The amendments are technical amendments, in response to which I hope the Minister can give us some clarification. The clause deals with who needs to sign the auditor’s report and in what circumstances; it states that if the auditor is an individual, the report must be signed by that individual, but if the auditor is a firm, it has to be signed by the senior statutory auditor in his name and on behalf of the firm.
That raises questions regarding the position of a sole practitioner, especially one who trades under another name. A situation could easily arise in which a sole practitioner had bought the practice of a previous sole practitioner for perfectly good commercial reasons and chosen to keep the original name. The Bill defines a firm as an entity, whether or not a legal person, which is not an individual. The question then arises: what does an individual who is using another name as a sole practice name do? Does he sign the report himself or does he sign it in the name of the sole practice company name? The sole practitioner does not fit well into the clause, and in fact clause 495 would also need to be amended if the Government accepted the need for clarification.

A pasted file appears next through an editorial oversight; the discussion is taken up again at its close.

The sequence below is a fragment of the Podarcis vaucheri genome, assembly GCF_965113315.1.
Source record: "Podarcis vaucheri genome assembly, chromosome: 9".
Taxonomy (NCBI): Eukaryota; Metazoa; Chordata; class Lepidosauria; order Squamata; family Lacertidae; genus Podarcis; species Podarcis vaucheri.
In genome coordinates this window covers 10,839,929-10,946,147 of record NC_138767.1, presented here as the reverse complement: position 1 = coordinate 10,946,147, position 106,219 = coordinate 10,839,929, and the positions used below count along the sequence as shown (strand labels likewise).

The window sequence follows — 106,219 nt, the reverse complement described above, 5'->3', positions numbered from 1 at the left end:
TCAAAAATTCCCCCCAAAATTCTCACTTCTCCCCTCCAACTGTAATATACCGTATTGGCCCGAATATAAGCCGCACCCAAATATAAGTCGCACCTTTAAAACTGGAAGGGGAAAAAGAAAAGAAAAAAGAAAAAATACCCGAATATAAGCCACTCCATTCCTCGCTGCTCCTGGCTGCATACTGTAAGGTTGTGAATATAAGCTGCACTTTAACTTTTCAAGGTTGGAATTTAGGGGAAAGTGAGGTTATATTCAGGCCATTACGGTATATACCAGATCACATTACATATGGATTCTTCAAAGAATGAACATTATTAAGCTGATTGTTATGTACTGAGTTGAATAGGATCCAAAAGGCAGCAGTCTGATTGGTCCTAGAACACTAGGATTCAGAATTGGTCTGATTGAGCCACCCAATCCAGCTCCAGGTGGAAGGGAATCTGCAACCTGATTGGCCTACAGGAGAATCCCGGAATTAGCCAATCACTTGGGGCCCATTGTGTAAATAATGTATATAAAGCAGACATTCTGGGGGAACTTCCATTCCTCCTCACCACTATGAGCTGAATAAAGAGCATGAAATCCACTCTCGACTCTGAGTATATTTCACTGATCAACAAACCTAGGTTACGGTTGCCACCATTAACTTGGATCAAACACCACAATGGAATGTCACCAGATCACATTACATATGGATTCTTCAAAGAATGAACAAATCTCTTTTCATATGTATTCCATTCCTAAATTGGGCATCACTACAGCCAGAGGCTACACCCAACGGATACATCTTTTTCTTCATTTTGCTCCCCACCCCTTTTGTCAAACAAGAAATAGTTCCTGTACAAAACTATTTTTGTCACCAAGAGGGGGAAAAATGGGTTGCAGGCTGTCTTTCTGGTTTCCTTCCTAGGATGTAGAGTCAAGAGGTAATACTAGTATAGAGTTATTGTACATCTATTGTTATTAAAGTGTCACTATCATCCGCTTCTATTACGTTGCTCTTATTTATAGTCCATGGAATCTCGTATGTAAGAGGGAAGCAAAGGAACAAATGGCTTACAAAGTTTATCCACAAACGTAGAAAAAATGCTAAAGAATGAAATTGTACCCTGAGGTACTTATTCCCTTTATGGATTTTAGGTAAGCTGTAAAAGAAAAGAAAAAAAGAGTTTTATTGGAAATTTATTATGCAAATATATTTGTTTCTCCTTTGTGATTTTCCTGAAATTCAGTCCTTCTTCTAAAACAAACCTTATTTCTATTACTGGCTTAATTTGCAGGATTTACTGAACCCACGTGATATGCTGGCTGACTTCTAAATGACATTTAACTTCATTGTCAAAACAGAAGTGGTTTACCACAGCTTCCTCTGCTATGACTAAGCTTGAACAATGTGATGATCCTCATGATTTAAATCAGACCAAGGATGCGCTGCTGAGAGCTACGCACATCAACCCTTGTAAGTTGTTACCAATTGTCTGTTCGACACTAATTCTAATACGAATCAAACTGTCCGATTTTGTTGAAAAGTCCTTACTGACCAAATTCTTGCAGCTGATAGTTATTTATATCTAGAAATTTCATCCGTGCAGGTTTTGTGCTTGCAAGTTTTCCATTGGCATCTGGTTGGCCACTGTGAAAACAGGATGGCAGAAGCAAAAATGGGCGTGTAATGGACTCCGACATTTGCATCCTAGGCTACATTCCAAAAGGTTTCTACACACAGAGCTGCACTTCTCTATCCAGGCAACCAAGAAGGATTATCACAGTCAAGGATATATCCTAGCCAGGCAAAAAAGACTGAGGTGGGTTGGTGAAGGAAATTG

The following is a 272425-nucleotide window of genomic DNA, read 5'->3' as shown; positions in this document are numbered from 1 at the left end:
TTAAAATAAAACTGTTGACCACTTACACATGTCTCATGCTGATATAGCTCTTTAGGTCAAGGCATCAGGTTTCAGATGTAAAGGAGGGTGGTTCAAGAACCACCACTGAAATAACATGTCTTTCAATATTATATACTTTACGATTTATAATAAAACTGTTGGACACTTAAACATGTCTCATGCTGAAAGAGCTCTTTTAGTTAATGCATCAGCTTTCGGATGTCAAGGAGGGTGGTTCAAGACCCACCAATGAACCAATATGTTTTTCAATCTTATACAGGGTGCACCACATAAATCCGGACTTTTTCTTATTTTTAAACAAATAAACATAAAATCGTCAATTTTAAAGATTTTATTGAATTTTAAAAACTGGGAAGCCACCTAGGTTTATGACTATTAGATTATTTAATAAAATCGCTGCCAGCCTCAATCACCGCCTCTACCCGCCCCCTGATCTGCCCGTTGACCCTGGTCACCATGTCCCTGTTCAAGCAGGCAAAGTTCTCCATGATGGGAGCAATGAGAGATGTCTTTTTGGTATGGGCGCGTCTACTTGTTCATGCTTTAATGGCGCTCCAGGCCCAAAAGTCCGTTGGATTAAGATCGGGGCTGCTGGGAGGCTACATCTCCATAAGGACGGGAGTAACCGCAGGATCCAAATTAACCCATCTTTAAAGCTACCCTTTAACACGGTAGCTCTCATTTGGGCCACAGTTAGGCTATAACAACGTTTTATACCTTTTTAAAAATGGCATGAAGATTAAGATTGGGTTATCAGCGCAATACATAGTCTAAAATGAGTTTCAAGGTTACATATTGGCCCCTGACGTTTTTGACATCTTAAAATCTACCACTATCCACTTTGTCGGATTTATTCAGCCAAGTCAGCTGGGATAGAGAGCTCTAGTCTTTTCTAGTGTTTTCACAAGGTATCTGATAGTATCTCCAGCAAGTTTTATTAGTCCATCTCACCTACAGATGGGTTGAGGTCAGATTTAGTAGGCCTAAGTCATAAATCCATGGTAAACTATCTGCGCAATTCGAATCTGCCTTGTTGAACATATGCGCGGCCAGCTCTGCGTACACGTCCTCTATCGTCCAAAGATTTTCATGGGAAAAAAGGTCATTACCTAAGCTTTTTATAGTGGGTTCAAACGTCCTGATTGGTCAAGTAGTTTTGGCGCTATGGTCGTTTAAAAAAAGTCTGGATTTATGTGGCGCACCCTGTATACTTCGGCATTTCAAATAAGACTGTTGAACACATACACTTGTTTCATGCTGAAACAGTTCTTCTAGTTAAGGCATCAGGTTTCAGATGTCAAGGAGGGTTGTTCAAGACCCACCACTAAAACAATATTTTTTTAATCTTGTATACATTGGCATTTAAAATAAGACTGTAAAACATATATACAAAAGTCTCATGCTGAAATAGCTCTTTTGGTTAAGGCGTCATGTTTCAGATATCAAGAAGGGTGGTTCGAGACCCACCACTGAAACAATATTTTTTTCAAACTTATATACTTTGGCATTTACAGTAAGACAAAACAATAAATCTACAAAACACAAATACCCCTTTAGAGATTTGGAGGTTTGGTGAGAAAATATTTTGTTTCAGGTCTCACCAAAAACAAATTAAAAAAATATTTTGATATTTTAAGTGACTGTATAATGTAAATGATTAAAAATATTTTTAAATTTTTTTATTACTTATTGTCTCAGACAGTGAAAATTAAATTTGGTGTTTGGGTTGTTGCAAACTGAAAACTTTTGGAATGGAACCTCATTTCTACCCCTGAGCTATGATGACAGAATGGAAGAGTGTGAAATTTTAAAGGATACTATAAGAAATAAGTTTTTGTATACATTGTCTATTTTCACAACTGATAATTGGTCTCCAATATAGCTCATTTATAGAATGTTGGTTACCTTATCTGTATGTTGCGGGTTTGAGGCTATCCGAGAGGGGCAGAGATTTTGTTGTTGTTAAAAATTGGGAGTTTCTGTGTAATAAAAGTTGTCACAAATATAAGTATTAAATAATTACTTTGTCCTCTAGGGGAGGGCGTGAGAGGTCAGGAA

There is no change, as I understand it, from section 236 of the 1985 Act. We are not aware of any problem, either for an individual auditor or a reader of audit reports. If someone wanted to check on an auditor’s credentials or take legal action against Fred Smith trading as Bloggs and Co., the way in which Fred Smith had signed the audit report would not be a problem. To be frank, we cannot see what the amendment is all about and we resist it.
The amendment is about a sole practitioner who has a sole practice that does not carry his name. Is he an entity or should he sign as an individual? The intention to clarify how sole practitioners should sign off audit reports as auditors.